Youth Engagement Initiative - McCain Centre | CAMH
The goal of the Youth Engagement Initiative is to increase meaningful collaboration between youth stakeholders and professionals by providing the youth voice at all levels of projects and organizations. The facilitators also engage in conversations with other youth with lived experience in order to provide more diverse perspectives.

Researchers at The Margaret and Wallace McCain Centre for Child Youth & Family Mental Health in Toronto have developed guidelines to more effectively engage youth in meaningful ways in mental health research for the benefit of the youth and the research.  The guidelines have not been formally validated but have been developed using extensive background literature, the experience of the youth themselves, and a team of researchers with experience in engaging youth in research. It is believed that following these general guidelines can increase youth engagement, feasibility, validity, and program value and impact. (Hawke, et al. 2018).

The Dos and Don’ts of Youth Engagement

Authentically value youth expertise
Youth are experts in their own experience and the realities of being a young person.

Recognize diversity among youth
No single youth can represent all youth perspectives. Involve a wide array of youth voices.

Formally recognize contributions
Formally recognize youth by providing wages, an honorarium, references for job or school applications, and/or certificates as appropriate.

Create meaningful opportunities and active participation
Include youth as active team members who authentically contribute to the overall goals of the project and decisions made, while being provided with opportunities to showcase their strengths

Clearly define roles
Clear channels of communication and clearly defined roles and responsibilities for all members of the team or project will prepare all members, including the youth for active participation.

Be transparent and genuine
Youth should be involved in each step of the planning and design process. Project leaders should be transparent with youth about their objectives, goals, expectations, and constraints, as well as genuine about their role and stance regarding the issues on the table, reflecting the values of youth-adult partnerships.

Create youth-friendly spaces
Create youth-friendly work, meeting, and gathering spaces characterized by a safe, welcoming environment, where all parties’ opinions and contributions are respected and valued.

Explain research and project concepts in jargon-free terms
Foster active participation by avoiding terms and jargon that exclude newcomers. Provide definitions and briefings to all members to allow for full participation in the concepts being discussed.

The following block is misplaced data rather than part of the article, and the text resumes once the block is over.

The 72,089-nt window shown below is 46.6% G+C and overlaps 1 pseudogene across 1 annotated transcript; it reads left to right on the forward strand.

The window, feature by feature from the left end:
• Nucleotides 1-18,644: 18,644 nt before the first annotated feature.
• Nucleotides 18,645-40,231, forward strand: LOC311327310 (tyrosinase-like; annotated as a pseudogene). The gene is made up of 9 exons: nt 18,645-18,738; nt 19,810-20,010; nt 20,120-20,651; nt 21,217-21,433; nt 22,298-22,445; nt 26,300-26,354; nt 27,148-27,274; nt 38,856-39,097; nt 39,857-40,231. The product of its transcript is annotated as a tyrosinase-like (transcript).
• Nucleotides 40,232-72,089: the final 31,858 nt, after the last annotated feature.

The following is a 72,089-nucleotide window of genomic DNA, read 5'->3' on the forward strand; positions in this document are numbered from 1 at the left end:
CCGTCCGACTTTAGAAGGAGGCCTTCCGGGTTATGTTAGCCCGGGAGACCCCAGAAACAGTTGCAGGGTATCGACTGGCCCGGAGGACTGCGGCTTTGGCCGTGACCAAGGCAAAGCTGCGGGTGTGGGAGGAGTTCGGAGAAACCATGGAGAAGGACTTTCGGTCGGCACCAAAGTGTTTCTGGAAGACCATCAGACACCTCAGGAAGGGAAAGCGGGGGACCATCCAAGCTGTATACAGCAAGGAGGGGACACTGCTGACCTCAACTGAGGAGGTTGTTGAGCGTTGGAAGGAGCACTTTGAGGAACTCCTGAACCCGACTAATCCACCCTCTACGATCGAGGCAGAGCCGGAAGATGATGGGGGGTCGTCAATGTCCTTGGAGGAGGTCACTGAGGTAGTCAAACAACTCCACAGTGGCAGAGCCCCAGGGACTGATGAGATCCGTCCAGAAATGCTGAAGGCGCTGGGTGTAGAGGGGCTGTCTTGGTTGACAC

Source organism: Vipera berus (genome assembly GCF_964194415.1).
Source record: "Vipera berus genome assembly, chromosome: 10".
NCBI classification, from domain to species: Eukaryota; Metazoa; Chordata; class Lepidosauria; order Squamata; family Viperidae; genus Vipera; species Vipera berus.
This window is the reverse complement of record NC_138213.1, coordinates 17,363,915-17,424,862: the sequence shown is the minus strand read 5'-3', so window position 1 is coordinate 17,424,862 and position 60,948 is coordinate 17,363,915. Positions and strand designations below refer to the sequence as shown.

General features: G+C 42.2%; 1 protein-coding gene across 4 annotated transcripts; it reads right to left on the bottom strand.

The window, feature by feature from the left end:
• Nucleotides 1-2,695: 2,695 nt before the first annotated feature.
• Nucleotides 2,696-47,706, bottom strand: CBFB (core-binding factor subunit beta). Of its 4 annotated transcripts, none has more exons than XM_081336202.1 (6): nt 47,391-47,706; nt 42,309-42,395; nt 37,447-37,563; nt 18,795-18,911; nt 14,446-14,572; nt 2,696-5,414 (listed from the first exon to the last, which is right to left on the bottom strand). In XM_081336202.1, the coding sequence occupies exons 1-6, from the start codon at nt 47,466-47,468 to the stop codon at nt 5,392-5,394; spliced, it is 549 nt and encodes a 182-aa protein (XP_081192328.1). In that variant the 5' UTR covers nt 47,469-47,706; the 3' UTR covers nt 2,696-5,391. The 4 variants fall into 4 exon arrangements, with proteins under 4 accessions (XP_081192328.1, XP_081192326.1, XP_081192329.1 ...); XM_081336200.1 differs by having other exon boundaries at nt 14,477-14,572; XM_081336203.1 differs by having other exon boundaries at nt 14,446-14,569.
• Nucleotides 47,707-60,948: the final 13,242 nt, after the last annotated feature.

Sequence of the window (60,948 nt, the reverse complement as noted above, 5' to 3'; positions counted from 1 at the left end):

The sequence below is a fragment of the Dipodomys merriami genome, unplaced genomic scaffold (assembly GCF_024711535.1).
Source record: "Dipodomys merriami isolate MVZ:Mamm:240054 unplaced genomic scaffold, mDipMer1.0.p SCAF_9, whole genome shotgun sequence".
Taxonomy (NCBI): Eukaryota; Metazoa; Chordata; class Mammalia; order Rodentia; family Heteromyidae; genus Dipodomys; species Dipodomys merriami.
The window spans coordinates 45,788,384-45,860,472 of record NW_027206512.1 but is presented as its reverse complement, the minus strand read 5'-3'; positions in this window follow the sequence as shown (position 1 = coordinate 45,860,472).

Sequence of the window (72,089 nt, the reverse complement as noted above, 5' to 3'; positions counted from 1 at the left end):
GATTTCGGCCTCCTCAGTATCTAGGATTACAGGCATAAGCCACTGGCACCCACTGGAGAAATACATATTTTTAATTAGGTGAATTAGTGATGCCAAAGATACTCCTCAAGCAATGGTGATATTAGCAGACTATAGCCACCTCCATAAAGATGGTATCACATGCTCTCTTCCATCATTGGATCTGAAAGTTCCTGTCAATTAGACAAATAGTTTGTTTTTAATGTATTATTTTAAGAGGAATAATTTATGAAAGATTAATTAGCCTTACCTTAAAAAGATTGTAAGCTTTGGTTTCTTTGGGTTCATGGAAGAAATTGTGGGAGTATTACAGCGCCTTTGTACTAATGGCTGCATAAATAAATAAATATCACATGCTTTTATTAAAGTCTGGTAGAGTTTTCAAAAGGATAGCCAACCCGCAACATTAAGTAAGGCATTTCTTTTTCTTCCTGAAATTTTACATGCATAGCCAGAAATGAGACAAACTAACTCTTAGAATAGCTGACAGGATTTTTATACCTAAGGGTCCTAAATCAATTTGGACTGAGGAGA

Hold meeting pre-briefs and debriefs
Provide opportunities before and after meetings for the youth members to ask questions, reflect on their participation and contributions, and to build confidence for future participation.

Don’t tokenize or patronize
Listing youth on membership rosters and not allowing full participation or a voice in the discussion is considered tokenized engagement. Dismissing youth contributions or treating youth members as children are forms of patronization. Setting up processes for authentic engagement as outlined above will reduce the risk of tokenization and patronization.

Don’t ask for feedback, then disregard it
Authentic engagement in the decision-making process requires not only asking youth for feedback and giving them time to express their views but taking their feedback into account during discussions, decision-making, and project execution; this means that project timelines must allow for the time to meaningfully consider youth feedback.

Don’t steer youth towards the response you want
Authentically engaging youth in research requires truly listening to their feedback and taking that feedback into account, even if it is not the feedback that the researchers or leaders were seeking or hoping to receive.

Don’t privilege one form of knowledge over another
It is important to recognize that youth are experts of their own experience. By respecting diverse experiences and actively working to minimize the power imbalance, leaders can ensure that all forms of knowledge are leveraged to contribute to the project.

Don’t be closed to new ideas and unwilling to adapt
Youth provide valuable expertise on the experiences and realities of youth, including the ways in which your research or project ideas will be received by the youth you may hope to engage in the future. Youth participation may take projects and services in new directions and can provide creative thinking and problem-solving opportunities (Hawke et. al, 2018).


Cele Fichter-DeSando, MPM
CFD Consulting, LLC
[email protected]


Hawke, L. D., Relihan, J., Miller, J., McCann, E., Rong, J., Darnay, K., Docherty, S., Chaim, G., & Henderson, J. L. (2018). Engaging youth in research planning, design and execution: Practical recommendations for researchers. Health expectations : an international journal of public participation in health care and health policy, 21(6), 944–949.

Landry, Lauren. (2020,December 15,). Re: What is Human-Centered Design? Harvard Business School Online.

United Nations 2020. Handbook on Youth Participation in Drug Prevention Work. United Nations Office on Drugs and Crime, October 2020.

United Nations, 2022. Global Issues - Who Are the Youth? Accessed September 8, 2022.,of%2015%20and%2024%20years.